TSJTurnsTwo: Breaking into Journalism

For early morning on a Saturday halfway through term, there was an unusual amount of positivity surrounding the Zeeman building, and it was nothing mathematical. Around a hundred students eagerly piled into MS.01, weighed down with political magazines and armed with pens, paper and enthusiasm. The group were mostly Warwick students, but a few committed wannabe journos had trekked to campus via Coventry from York and London; true dedication to the cause.

After a brief introduction from [The Student Journals](http://studentjournals.co.uk) Co-Founder Ali Gokal, Carla Buzasi stormed the stage, detailing her climb up the career ladder that has led her from Warwick graduate to the UK Editor of the Huffington Post. “I always knew I wanted to be a journalist, it was the only thing I was ever good at,” she said, mirroring the enthralled ‘journalism glaze’ of many in the room, the ‘there is nothing else I want to do with my life but journalism’ look plastered across their faces.

Following this, the group split for four half hour workshops with the speakers, ranging from discussions about pitching and reviewing, to investigations and digital media. The diversity of the speakers allowed for intimate and interactive debates on a variety of issues, and provided the personalised arena for students to ask their own questions and even to challenge the opinions of the professionals.

A ‘networking lunch’ allowed for copious amounts of cake in honour of TSJ’s birthday, and a more casual environment to mingle and converse with speakers and other students over a cup of tea. Schmoozing was conducted in an awkward yet orderly fashion as we attempted to weasel work experience with people we followed on Twitter.

Editor and Co-Founder Siraj Datoo brought back the delegates to the main lecture theatre to detail the journey of TSJ; from its conception, to the expansion of the team, coming runner up in the Guardian Student Media Awards, and noted by Total Politics in their blog awards. The future of the magazine looks bright too, with a fresh new website and a unique photography section to be launched in the coming weeks. For an entirely student-based, student-run platform which engages with students from a multitude of backgrounds and disciplines, the launch of such a conference should soon be added to the milestones on the TSJ path to success.

An inspiring all-women panel discussion followed featuring Dawn Foster and Fatima Manji. Chaired by TSJ’s Deputy Culture Editor Anishka Sharma, the panel debated the difficulties accessing journalism, and breaking through the ‘glass ceiling’. They summarised the pitfalls of getting into journalism as a mixture of class, gender and the economic climate, and pressed students to find gaps in the market, use their existing contacts and develop a thick skin to deal with rejection. The pair disagreed on the implementation of women’s quotas, but both agreed that legislation and addressing the difficulties faced in discrimination by raising the profile of these issues would help combat the obstacles for the next generation of journalists.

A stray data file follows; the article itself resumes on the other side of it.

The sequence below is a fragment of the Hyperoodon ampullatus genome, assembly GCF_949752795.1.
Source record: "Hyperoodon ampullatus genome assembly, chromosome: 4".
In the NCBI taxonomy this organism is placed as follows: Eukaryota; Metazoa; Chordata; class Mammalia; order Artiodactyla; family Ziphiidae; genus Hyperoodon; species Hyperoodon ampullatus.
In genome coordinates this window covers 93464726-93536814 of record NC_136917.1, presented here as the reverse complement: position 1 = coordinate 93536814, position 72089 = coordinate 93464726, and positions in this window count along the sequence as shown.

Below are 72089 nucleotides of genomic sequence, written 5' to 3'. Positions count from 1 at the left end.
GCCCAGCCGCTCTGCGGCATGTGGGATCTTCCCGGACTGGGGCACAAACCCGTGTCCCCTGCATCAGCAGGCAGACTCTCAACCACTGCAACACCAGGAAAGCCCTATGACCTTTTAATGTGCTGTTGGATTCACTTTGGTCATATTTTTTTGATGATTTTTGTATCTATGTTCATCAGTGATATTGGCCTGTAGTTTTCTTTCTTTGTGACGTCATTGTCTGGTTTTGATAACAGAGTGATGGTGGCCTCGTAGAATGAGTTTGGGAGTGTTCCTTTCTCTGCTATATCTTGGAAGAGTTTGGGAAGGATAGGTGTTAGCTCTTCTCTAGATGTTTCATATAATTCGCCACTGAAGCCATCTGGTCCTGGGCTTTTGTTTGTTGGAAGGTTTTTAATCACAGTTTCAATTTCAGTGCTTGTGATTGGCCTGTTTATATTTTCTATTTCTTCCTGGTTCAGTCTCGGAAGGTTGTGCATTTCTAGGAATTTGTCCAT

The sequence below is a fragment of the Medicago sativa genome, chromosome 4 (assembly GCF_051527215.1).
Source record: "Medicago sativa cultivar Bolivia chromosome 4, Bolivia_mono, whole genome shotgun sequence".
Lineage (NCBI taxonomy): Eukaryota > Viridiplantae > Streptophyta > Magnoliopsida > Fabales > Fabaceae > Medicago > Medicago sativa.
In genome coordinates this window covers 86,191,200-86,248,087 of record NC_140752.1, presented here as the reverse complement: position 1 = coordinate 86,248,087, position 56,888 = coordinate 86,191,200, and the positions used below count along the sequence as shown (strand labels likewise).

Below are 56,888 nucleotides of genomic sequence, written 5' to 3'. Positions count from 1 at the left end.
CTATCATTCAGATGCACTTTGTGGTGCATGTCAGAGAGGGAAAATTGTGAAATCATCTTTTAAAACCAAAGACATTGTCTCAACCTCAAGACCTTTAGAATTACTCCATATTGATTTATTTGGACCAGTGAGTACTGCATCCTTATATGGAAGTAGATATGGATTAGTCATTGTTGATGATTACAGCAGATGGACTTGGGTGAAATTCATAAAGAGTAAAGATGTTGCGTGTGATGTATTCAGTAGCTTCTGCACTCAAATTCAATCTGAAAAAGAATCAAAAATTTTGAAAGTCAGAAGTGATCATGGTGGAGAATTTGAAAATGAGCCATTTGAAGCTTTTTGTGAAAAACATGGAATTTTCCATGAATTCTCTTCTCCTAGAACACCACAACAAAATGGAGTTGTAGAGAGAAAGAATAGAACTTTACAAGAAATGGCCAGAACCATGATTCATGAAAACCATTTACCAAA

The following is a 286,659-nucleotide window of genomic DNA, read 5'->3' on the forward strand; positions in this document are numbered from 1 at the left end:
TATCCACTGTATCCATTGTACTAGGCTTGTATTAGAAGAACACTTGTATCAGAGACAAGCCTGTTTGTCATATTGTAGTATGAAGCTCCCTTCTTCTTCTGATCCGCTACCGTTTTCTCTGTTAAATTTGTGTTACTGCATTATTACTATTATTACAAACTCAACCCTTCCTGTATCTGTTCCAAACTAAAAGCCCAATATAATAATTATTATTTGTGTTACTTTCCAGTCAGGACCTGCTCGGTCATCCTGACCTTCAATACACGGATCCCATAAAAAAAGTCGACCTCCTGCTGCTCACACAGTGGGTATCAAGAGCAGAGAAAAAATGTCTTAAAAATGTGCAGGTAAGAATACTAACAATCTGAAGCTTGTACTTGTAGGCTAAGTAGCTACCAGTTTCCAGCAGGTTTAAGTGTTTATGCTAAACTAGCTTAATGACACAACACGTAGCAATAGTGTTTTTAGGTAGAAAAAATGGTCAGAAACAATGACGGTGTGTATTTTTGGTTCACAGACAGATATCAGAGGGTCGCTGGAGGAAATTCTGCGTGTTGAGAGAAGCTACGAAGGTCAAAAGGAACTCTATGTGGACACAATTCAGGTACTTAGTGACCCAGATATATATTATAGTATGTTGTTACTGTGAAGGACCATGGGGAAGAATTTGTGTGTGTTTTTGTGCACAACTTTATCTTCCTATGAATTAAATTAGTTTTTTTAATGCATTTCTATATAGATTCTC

Lawyer and legal correspondent David Allen Green concluded the day’s events with a stimulating and unique perspective into social media that I have yet to see at a journalism event. He compared blogging to post Civil War pamphleteering with a heightened sense of immediacy, and slammed the idea of censoring it, rendering it utterly impossible to control a medium everyone has access to. Documenting his leap from lawyer to journalist, David Allen Green admitted he hates writing for the print edition – impatience is clearly a by-product of making his name online through blogging a legal slant on current cases in the news. He explained his role in the ‘Twitter Joke Trial’, libel laws and the power of regulation, finishing with emphasis on a tip reiterated throughout the day; write about what you enjoy; the passion shines through.

Despite assurances that we will make no money, will face discrimination, harsh restrictions and tough competition to make it into a career in journalism, it is evident that the delegates were more inspired than put off by TSJ Turns Two. The response from both speakers and attendees was overwhelmingly positive, and is certain to set the precedent for journalism at Warwick and beyond for the future.


1) Don’t live in a ‘hacks’ bubble. Talk to the people, on the ground, living the stories, including those different from yourself. (Fatima Manji)

2) Find a mentor, no matter what your experience level. A senior journalist with the same background and interests as you can be invaluable. (Dawn Foster)

3) Don’t forget the local press, it’s a key springboard to the nationals. You can do pretty much anything on a local paper, giving you the skills and knowledge to apply further. Think: what’s the wider picture? (Les Reid)

4) Being a great journalist is about being a leader, experimenter, a problem solver, and ultimately, making something that people love. (Adam Westwood)

5) Data journalism is on the up – it’s painting a pattern you can’t replicate in print. Good data journalism is about replicating the information you want and need, rather than having it all thrown at you. (Jonathan Hewett)

6) Multimedia isn’t just an idea now. You have to be happy working in any medium. (Carla Buzasi)

7) Show you’re reliable on an issue, and you will build up a credible reputation. Comment on, re-tweet and talk about interesting and engaging topics, to show the world you understand them. (David Allen Green)

8) Don’t be a white, middle-class scumbag. Look at the way you act, commission and edit. Be aware of your state of being and live outside of your bubble. (Dawn Foster and Fatima)


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